Wednesday, March 3, 2010
On October 1, 1962, James Meredith became the first black student at the University of Mississippi. Violence and riots erupted in response and President Kennedy sent 5,000 armed federal troops into the South to keep order.
It was the height of the Civil Rights struggle and most of the major cities in the Deep South had enforced curfews. In our city there were not only curfews, but checkpoints going into and out of black neighborhoods.
Just after Christmas 1962, I was taken to my first grown-up movie by my parents. We passed through a checkpoint, next to a large searchlight. We sat in the balcony in reverse segregation, since it was a black theater. None of the downtown theaters would show that movie - yet.
That was the first time I met Atticus, and Scout, and Jem and Dill. To this day, I can feel the summer heat and dust rolling off the screen. Watching the film is like revisiting my childhood.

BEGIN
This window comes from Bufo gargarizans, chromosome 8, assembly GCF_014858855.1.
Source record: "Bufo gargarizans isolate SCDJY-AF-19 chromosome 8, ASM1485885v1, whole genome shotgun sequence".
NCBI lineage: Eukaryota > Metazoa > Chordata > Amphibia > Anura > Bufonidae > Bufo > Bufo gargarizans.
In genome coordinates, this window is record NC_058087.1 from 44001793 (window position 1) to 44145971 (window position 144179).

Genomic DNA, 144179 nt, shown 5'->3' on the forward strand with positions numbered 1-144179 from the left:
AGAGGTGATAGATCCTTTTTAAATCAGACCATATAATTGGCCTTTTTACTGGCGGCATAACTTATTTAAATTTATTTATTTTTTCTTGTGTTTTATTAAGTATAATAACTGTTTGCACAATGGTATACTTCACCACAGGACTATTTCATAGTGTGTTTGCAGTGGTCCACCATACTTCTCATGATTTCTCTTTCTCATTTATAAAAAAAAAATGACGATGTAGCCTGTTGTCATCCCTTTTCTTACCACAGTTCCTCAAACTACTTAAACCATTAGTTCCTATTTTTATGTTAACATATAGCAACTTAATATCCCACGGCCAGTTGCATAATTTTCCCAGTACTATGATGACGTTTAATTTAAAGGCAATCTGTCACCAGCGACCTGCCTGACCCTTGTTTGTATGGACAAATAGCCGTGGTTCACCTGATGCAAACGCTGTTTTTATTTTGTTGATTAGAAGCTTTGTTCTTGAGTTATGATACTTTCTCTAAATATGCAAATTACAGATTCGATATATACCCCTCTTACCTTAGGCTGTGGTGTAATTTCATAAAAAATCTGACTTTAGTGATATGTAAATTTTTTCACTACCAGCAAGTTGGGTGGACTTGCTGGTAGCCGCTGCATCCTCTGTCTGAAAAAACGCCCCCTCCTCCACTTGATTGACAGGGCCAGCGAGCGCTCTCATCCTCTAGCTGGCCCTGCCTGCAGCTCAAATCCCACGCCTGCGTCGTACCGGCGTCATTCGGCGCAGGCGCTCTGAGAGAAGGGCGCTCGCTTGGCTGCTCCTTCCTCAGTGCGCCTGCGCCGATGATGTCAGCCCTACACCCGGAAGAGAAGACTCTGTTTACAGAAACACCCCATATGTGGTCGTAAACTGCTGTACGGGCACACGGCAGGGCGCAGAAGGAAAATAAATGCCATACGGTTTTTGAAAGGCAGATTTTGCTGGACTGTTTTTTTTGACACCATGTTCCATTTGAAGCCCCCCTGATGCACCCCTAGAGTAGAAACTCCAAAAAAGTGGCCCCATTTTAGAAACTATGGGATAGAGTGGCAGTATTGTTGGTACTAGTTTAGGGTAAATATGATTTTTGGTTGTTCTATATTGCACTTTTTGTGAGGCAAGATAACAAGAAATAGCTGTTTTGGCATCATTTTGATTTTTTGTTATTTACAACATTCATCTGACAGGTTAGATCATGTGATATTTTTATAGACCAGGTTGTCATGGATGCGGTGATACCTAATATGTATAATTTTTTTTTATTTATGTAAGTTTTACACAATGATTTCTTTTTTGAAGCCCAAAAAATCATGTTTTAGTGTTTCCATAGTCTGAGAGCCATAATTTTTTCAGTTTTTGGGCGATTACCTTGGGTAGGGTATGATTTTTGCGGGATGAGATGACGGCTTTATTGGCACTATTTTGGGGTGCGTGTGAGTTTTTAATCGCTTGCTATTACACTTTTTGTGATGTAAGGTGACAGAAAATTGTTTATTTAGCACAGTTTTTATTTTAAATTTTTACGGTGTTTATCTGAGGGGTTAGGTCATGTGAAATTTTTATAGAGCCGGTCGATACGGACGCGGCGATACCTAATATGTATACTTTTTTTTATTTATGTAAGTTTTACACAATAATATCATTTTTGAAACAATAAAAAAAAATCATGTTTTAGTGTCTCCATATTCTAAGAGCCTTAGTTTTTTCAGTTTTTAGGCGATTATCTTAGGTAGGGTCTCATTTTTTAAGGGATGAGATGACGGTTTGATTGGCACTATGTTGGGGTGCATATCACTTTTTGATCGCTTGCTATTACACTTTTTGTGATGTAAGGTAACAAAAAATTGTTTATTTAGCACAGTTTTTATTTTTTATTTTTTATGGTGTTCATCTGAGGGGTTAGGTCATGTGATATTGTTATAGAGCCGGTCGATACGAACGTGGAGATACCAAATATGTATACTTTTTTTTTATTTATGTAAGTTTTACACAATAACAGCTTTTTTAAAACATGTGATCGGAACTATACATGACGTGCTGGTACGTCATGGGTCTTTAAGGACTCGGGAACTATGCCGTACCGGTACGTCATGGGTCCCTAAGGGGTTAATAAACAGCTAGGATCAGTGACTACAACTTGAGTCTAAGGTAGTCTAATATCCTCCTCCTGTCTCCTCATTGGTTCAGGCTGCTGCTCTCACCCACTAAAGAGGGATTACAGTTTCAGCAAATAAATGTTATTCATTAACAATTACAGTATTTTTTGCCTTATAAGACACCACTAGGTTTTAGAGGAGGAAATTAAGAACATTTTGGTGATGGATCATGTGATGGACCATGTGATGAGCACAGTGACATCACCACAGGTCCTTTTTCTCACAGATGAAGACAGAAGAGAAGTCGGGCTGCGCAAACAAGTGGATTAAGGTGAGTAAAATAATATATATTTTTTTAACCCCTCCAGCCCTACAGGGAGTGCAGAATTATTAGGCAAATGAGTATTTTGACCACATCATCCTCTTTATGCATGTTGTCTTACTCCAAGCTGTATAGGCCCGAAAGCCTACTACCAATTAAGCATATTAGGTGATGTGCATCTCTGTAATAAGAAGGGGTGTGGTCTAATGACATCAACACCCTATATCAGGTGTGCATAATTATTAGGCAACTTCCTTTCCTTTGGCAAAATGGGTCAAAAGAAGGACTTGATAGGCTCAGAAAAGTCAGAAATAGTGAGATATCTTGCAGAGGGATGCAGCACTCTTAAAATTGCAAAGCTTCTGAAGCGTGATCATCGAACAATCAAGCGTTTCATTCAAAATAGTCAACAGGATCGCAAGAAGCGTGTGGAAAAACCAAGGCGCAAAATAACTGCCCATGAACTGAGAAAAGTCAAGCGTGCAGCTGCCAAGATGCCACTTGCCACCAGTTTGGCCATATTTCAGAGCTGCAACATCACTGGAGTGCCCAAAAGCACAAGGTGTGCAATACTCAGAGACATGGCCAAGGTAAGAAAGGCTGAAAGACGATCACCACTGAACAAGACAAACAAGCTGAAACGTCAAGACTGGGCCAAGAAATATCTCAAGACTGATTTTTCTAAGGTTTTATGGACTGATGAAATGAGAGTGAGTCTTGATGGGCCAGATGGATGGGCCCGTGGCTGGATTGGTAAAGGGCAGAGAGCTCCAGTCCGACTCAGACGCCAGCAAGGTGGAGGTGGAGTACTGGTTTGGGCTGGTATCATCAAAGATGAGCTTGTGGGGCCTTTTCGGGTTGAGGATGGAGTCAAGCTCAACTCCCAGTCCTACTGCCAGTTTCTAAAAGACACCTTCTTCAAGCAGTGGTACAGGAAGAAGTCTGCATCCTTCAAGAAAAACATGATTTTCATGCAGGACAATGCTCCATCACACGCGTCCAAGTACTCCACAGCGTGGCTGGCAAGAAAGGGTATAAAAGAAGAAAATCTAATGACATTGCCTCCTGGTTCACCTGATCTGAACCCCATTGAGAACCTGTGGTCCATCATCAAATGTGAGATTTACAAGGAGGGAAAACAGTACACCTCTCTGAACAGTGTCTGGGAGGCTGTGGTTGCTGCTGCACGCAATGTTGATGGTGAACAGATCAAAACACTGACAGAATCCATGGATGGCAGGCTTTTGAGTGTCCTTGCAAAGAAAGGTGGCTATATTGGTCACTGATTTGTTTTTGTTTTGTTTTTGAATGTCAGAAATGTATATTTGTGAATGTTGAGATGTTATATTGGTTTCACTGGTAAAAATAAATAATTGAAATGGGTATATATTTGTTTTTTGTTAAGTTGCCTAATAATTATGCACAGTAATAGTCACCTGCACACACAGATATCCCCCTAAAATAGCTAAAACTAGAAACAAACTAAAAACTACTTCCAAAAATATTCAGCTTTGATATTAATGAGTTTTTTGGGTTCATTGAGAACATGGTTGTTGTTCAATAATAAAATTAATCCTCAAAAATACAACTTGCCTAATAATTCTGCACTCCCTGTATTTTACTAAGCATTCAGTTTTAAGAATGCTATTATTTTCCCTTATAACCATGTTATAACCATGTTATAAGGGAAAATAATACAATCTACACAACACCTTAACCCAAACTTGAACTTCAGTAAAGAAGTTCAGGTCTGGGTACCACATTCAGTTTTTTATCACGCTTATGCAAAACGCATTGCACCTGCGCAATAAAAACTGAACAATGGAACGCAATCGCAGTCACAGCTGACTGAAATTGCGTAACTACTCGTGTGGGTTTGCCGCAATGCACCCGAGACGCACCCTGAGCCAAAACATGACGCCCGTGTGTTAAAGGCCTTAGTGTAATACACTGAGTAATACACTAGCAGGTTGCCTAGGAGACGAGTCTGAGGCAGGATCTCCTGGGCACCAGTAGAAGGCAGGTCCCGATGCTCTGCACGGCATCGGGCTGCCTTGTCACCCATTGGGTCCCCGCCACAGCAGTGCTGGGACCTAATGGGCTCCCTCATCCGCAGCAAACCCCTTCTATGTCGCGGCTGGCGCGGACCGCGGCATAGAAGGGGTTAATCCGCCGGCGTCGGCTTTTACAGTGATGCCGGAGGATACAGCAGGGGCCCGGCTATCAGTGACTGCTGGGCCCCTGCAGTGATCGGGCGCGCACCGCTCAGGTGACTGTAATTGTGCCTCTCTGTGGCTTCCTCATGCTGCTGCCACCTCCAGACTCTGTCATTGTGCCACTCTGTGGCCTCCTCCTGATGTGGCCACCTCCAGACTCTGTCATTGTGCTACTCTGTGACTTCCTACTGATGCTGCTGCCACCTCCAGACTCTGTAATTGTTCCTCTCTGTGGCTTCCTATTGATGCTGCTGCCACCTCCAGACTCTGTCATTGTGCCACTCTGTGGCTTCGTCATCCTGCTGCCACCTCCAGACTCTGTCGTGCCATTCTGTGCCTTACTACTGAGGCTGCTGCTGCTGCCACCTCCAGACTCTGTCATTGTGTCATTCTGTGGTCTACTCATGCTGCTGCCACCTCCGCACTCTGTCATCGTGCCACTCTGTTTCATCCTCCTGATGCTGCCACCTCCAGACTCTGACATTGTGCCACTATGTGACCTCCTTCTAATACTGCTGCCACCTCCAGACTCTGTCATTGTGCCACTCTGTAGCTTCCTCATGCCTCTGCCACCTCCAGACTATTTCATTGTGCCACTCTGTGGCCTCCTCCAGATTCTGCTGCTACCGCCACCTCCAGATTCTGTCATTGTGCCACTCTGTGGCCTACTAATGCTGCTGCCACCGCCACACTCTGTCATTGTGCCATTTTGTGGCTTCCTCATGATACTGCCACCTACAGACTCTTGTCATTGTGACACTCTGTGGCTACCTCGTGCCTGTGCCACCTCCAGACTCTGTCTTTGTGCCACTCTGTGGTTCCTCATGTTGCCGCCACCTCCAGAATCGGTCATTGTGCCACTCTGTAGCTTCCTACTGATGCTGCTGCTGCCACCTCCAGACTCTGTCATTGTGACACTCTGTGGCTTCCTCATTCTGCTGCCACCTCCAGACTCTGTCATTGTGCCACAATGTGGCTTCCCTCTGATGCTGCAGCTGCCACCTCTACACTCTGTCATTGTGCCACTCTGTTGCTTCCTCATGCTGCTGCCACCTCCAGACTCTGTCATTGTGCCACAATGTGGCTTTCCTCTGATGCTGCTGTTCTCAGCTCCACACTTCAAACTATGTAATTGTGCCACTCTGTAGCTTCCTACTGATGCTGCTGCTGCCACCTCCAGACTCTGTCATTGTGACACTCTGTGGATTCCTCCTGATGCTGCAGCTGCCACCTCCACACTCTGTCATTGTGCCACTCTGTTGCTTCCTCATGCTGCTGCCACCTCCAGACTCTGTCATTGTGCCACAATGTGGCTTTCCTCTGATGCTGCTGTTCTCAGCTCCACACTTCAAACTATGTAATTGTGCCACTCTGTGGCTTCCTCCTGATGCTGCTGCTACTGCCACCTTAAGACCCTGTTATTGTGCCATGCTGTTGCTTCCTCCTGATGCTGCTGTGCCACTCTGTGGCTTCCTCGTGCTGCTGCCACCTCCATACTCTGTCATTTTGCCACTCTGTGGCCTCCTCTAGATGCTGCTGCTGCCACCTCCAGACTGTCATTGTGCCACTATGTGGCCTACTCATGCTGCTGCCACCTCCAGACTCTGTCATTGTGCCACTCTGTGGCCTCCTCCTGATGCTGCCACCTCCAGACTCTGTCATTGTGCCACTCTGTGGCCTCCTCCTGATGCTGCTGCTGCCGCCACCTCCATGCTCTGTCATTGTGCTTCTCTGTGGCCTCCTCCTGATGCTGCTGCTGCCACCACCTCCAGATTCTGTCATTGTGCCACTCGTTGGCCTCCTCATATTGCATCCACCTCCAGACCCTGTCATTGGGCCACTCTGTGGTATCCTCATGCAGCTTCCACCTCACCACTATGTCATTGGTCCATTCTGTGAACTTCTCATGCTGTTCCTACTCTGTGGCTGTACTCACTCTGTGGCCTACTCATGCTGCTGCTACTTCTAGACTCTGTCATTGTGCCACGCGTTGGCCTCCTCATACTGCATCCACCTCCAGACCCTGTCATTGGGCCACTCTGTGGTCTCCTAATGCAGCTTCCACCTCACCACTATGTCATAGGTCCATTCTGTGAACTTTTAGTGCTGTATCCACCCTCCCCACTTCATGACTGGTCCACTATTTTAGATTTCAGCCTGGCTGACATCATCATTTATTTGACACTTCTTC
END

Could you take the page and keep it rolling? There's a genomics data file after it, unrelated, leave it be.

I remember thinking Atticus was just like my dad, an opinion I still hold some 48 years later.
I also remember dad having to talk to an armed police officer when we passed back through the checkpoint, returning to our white neighborhood, the one without curfews and blinding searchlights.
A couple months later in April 1963 Martin Luther King was confined in Alabama, writing "Letter from Birmingham Jail" which argues that individuals have the moral duty to disobey unjust laws.
That's something I also still agree with 48 years later. Probably a result of a southern childhood in the early 1960s. I'd like to think so.
More from To Kill A Mockingbird, by Harper Lee.